Of course, I may be way off. It’s entirely possible that the plan is for more soothing reassurance. It’s equally possible that care.data is dead, and nobody is willing to admit it yet. Given their stewardship of this so far, I doubt NHS England are above claiming that any contact would not be marketing, and going on a spam frenzy. The ICO – permanently on the back foot over care.data – would need to slap that down. But the Royal College for General Practitioners have demanded direct contact with patients, and it’s clear that their intervention (along with the BMA) has been decisive. Whatever options are on the table, NHS England does not have the legal consent necessary to contact patients by electronic means, even if they can get the data to do it. It would be illegal.

Time to warm up the franking machine.

The Joy Of Text

Einstein said he couldn’t predict what weapons the third world war would be fought with, but the fourth war would play out with sticks and stones.  The direction of the FOI arms race is equally hard to predict. Tony Blair’s era in power gave us ‘sofa government’, a term coined to describe the informal, un-minuted approach to decision-making that he supposedly preferred. More recently, Lord McNally has scared us with the “post-it-note culture’, with vital information recorded in the most temporary of media, to be screwed up and dumped as soon as the decision is made. Given Government Ministers’ propensity for putting stuff in the wrong bin, perhaps 3M will produce Post-It pads made of rice paper, so the offending article can be swallowed and FOI thwarted for ever more. But after sofas and post-its, have we now got ‘Txt Gvmnt’?
In the wake of the DfE private email kerfuffle (I’ve downgraded it from a hoo-ha), I read a story about Boris Johnson using both private emails and text messages to get around FOI. It had never occurred to me that a text message would be covered by FOI. Had I ever thought about it, I would have said they were, but the scrappy and informal medium I always use as an example of how far FOI goes is the Post-It. I was therefore intrigued to find out whether Boris had been sending interesting secret texts, and whether anyone would try some sleight of hand to say that they weren’t covered. I nearly didn’t ask on the basis that Boris and the GLA are local government, and I generally operate a ‘don’t shit where you eat’ approach to my FOI requests. But if Boris was trying to keep things out of sight, the possibilities were endless and if nothing else, here was the opportunity to see how the Mayor renders ‘cripes’ and ‘spiffing’ in text speak. So I asked for the following;
the content of any text message sent or received on official business between 1September 2011 and the present day (24 September) and still retained as at the time of this request by any of the following individuals:
  • the Mayor of London, Boris Johnson
  • Any of the deputy mayors
  • Guto Harri, Director of External Affairs
I should confess that I didn’t realise Harri had left the BBC until I saw his name on the Mayor’s website and I threw him in on a whim. I hope the aftermath book he will inevitably write is as good as fellow ex-BBC turned spinner Lance Price’s was. If Boris is anything like the Boris of the popular imagination, it may be a bit more Hogarthian.
They turned me down on cost grounds. It’s difficult for me to say that I am disappointed with the reply because firstly, it contains one of the features of an FOI response that I always used to enjoy when deploying it, i.e. the Show-Stopping Estimated Cost of Response. In this case, the SSECoR was a whopping £2,550.  My rule of thumb when trying to make this technique convincing was always to aim for a grand and while I am slightly sceptical about the idea that it would require the claimed 3-4 minutes per text to cut and paste all the messages, I accept that it would be a horrendous task, well over the cost limit.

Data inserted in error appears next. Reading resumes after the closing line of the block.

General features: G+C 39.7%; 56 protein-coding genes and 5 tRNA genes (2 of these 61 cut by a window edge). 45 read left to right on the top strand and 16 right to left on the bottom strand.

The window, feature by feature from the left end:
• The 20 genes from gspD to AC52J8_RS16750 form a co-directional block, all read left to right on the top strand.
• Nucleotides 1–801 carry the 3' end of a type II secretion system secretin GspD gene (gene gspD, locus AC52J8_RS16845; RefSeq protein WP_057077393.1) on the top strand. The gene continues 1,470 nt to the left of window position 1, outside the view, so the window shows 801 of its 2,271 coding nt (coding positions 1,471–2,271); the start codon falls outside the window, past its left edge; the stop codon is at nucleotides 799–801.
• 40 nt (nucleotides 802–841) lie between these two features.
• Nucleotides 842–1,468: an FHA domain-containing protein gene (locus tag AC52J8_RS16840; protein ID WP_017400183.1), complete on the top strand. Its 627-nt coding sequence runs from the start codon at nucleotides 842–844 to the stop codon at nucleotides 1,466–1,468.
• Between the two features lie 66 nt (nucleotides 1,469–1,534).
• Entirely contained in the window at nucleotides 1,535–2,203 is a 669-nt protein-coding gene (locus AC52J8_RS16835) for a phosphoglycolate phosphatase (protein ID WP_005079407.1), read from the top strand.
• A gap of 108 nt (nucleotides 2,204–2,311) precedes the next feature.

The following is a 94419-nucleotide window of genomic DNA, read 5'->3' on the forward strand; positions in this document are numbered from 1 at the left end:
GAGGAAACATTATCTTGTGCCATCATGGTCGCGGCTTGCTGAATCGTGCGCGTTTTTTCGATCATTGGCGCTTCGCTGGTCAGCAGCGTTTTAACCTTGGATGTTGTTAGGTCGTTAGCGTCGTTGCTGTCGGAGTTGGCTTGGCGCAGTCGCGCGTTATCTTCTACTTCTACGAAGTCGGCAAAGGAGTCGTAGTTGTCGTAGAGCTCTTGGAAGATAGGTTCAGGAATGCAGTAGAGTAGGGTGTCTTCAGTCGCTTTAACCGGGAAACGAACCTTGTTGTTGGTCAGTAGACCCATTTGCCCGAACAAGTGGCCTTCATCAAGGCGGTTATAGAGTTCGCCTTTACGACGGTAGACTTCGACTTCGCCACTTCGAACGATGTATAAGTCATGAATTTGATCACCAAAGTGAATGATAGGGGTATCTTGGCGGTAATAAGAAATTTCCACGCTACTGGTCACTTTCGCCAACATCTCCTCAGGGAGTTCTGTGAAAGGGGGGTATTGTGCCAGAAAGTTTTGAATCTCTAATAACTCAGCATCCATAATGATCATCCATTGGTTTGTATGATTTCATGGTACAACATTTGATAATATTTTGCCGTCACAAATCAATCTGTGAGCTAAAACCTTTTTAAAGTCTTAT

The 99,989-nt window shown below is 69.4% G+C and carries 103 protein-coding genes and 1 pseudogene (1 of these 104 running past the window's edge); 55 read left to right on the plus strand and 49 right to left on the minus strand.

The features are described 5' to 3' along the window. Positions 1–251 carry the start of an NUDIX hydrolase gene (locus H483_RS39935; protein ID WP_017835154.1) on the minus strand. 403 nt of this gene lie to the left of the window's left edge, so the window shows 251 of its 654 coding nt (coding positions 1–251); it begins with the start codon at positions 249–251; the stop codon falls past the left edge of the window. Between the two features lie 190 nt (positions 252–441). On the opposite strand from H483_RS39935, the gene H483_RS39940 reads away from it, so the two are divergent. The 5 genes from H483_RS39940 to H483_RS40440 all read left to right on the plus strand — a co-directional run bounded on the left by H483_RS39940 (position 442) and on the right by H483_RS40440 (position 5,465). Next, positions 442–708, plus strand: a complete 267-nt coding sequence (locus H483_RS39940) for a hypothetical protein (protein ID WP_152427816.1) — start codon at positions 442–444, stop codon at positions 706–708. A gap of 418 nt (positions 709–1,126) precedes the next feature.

Which leads me on to the second thing about the response that didn’t disappoint. The admirable estimate was based on the fact that “there are approximately 1,530 messages relating to GLA business sent and received by the people specified in this period (based on an average of 81 text messages per working day and 20 text messages on each Saturday and Sunday)”. My request covered six people, so the number is nowhere near as daft as it sounded to me when I first read it. I know someone who can send 81 text messages in an hour (many of them admittedly the electronic equivalent of finger painting). But nevertheless, that’s a lot of correspondence between important people doing important jobs – remember, my request explicitly asked only for texts sent for official business, so anything about lunch arrangements or ping pong would have been excluded from the calculations. Texts sent and deleted before my request was made would also be out of the game. I’m clearly very naive, because I didn’t anticipate there being enough messages for my request to fail on cost grounds. 


UPDATE: The estimable tweeter @FOIMonkey, who understands the black arts of mobile technology, advises me that the estimate may not be entirely realistic (AKA “nonsense”), so I have put in an internal review on principle.


And there’s the payoff.  If you live in London, a fair amount of official correspondence about how your city is governed lives only on a phone, and may be being generated only with a thumb (OK, I can’t imagine Boris doing that insane teenage texting thing, but you never know). Have I finally reached the age where the way things work inevitably seems trivial? Will I start to use the phrase ‘new-fangled’? Or should we have concerns about the people who govern the so-called engine of our economy using their phones to run the place? What important information might reside in that most transitory of places? And are they using Twitter to run London as well? (NB, of course they bloody are)
Full credit to the FOI people at the Mayor’s Office, they didn’t flinch. I didn’t get my shocking Boris text revelations because I asked for too many of them and was legitimately refused, not because of any ‘texts aren’t covered by FOI’ nonsense.  But think on this; up and down the land, there are enough people with iPhones, Blackberrys and intermittent common sense to make the prospect of what FOI might do with text messages more than interesting.  All it will take is for someone to work out a better question than the one I asked.
And for my next experiment, Twitter or BBM?